Sunday, March 3, 2013

Mystery Case...

Sometime last year, on one of my trips to Bungalow 47, I picked up a wooden case. In my mind I call it a wooden suitcase. But it doesn't match up with any images online for wooden suitcases. Not even close. A major difference would be the latch system. This case just has two tiny hooks - one on each side - that keep it closed. A fairly inefficient closing mechanism compared to the "real" suitcases. Not exactly the kind of suitcase you would leave with a porter to go into the luggage car on the train. It also doesn't match up with any images for wooden cases, wooden sales cases, wooden brief cases, or anything else I can think of.  

So what I have decided is that some practical farmer (or whatever) either didn't have access to suitcases or didn't want to spend the money for one and decided to make it. He did a good job. This thing is pretty dang sturdy. 

I don't have any idea how old it is. The leather handles are pretty cracked and crumbly, but not in any danger of crumbling apart. 

I have visions of a family sending their son off to school at Michigan State. Or their daughter packing the case to move into Detroit to work at Hudson's Department Store, or in a secretarial pool at Ford Motor Company. Or it could have been made for somebody's daughter to store her doll clothes in. Who knows? I probably just have an overactive imagination. 

But it certainly does look like it might have rumbled around in the back of an old pick-up truck or two.

I wanted to clean it up a bit. And and I wanted to paint it. And I wanted to try out some Miss Mustard Seed Milk Paint. So I mixed up some Kitchen Scale and painted it. (I get my MMS Milk Paint from Lorraine at Miss Flibbertgibbet)

That was two, three, four months ago. Then I put it aside to decide what I wanted to do next. Then it was Thanksgiving. Then it was Christmas, then New Years, then Basement Cleaning, then Valentines Day, then finally President's Day, and here I was with my painted unfinished box sitting in the corner. Poor thing. Poor neglected, lonely, wooden suitcase...

Finally, in my "it's not spring yet" malaise I spent some of my lazy time over at the Graphics Fairy looking for some lovely thing to enhance my sad, neglected wooden suitcase. Finally I found some pretty little images of fancy vintage scissors here and here

I printed out 5 of each of them and had lazer copies made so that I could use a reverse decoupage method to apply them to the box.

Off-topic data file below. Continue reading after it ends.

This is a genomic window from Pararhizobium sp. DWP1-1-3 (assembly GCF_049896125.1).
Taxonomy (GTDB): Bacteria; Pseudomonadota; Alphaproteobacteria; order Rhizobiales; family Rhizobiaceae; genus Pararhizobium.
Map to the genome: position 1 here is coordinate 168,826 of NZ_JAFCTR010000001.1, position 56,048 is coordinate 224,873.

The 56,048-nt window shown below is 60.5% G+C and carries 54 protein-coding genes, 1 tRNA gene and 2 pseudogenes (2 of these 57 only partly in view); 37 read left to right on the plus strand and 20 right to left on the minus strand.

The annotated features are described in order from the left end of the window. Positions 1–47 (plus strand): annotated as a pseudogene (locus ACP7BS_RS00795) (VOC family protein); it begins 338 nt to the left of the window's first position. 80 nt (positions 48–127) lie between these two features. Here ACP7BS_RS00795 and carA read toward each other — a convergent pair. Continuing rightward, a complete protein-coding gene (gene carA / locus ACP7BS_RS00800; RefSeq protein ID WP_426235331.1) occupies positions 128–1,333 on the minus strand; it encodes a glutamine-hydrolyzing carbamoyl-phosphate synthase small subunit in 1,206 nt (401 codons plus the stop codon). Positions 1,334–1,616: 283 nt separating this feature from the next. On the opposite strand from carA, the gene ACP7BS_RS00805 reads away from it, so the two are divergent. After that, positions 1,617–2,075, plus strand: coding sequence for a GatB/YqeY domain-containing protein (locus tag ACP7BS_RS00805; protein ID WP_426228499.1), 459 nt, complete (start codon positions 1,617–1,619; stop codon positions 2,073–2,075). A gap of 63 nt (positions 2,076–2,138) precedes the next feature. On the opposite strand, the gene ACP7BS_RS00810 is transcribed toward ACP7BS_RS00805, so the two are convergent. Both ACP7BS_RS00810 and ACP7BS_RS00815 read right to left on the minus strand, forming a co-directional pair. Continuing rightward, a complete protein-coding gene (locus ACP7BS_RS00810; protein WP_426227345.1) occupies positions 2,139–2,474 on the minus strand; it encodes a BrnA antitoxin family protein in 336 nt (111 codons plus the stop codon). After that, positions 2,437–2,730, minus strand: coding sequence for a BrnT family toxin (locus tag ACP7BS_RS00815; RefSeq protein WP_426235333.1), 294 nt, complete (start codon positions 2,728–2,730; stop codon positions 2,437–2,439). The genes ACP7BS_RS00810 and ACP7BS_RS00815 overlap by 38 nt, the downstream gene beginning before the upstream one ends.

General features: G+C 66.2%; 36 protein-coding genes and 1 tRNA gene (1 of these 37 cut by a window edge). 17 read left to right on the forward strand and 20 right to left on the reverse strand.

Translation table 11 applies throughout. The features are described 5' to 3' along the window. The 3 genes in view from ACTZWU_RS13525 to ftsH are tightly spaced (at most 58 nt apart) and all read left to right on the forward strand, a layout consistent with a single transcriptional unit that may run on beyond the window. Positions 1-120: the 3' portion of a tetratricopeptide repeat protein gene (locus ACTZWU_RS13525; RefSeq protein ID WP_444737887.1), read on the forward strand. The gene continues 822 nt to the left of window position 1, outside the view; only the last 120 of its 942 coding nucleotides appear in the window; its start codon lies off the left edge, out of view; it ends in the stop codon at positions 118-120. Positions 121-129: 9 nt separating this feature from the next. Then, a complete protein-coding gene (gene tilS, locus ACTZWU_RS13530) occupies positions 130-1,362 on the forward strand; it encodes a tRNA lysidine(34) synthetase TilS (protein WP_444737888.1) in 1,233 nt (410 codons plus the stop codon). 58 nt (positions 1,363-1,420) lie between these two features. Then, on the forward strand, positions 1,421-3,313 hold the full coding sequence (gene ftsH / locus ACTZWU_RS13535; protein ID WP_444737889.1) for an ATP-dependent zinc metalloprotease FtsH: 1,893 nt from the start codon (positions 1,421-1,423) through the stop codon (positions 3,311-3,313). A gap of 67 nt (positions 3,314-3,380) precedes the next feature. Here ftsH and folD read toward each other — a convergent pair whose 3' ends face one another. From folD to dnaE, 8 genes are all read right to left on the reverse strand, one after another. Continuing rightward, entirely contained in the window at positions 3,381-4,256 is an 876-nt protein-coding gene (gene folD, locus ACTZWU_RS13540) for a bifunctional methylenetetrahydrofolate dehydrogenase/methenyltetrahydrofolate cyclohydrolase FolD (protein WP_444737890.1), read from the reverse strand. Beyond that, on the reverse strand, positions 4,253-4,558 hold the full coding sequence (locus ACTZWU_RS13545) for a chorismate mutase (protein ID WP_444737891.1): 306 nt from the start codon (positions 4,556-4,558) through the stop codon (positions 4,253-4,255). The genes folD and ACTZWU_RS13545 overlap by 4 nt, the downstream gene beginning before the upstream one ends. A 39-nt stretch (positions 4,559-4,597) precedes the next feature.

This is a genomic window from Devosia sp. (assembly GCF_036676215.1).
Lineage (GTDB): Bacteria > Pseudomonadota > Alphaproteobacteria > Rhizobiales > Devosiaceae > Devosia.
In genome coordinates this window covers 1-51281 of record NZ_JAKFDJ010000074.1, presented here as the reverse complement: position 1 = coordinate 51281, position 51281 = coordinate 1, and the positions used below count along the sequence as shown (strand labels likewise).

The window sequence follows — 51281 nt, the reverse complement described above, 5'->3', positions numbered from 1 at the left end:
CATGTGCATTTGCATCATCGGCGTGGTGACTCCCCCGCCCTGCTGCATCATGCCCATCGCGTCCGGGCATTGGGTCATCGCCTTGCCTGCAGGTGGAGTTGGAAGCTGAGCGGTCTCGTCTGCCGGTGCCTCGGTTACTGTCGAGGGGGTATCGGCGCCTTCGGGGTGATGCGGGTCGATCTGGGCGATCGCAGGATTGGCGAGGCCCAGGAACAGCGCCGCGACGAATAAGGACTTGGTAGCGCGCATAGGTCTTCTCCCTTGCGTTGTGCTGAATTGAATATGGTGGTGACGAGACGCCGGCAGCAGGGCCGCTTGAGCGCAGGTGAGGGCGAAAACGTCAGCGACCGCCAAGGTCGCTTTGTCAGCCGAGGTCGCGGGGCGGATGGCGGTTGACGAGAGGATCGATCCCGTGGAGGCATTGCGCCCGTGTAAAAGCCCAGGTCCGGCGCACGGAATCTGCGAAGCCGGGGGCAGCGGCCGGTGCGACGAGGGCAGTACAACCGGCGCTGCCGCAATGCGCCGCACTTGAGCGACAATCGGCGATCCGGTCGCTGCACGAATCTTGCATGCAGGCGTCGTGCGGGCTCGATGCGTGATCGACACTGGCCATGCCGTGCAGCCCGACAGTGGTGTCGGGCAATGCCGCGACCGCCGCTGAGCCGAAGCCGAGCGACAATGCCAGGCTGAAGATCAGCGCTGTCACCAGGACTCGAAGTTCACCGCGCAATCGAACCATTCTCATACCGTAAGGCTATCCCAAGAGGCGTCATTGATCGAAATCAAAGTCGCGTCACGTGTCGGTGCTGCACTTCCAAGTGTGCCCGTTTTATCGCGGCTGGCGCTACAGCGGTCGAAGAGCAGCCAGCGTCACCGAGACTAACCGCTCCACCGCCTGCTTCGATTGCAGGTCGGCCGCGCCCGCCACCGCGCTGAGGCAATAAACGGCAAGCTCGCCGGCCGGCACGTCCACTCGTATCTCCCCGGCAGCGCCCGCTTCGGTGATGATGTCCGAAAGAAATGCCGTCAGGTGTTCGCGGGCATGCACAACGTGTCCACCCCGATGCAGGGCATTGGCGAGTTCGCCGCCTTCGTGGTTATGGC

Isn't it lovely? No more sad, lonely, neglected wooden suitcase. 

Now that the suitcase feeling better about itself, I will tell you a little bit about my MMS Milk Paint experience.

The paint went on well. I used one good coat of paint. There was very little crackling and pulling back of paint. There were a few places on the front and back of the suitcase that I rubbed away some flakes.  I think that I had hoped that there would be more places where the paint pealed away. Most of the case looked like the picture below. I think that it took the paint really well because the wood was so dried out.

Then it sat for however many months.

Then I put on the decorative pieces. When you use reverse decoupage you are basically decoupaging the piece upside down. Then you use a wet washcloth and wet fingertips to remove the paper from the image that is stuck to the object you are decoupaging. So between sitting for several months without being sealed, the water, and the rubbing the surface of the suitcase, a LOT more of the paint came off. (there is a really good tutorial for it here) It is actually much more like I thought it would end up and more like I wanted it to be.

I finished it off with CeCe Caldwell clear wax and Light Antiquing Wax over the whole piece. I believe if I had used the wax before I decoupaged the piece that the paint would have stayed on better. I think it would look a little better if I had done it that way, but I'm really not disappointed in how it turned out. I haven't had the opportunity to try out MMS wax or Hemp Oil yet. I think that this would have been a great time to use the Hemp Oil. Even with several coats of wax the box still feels pretty thirsty.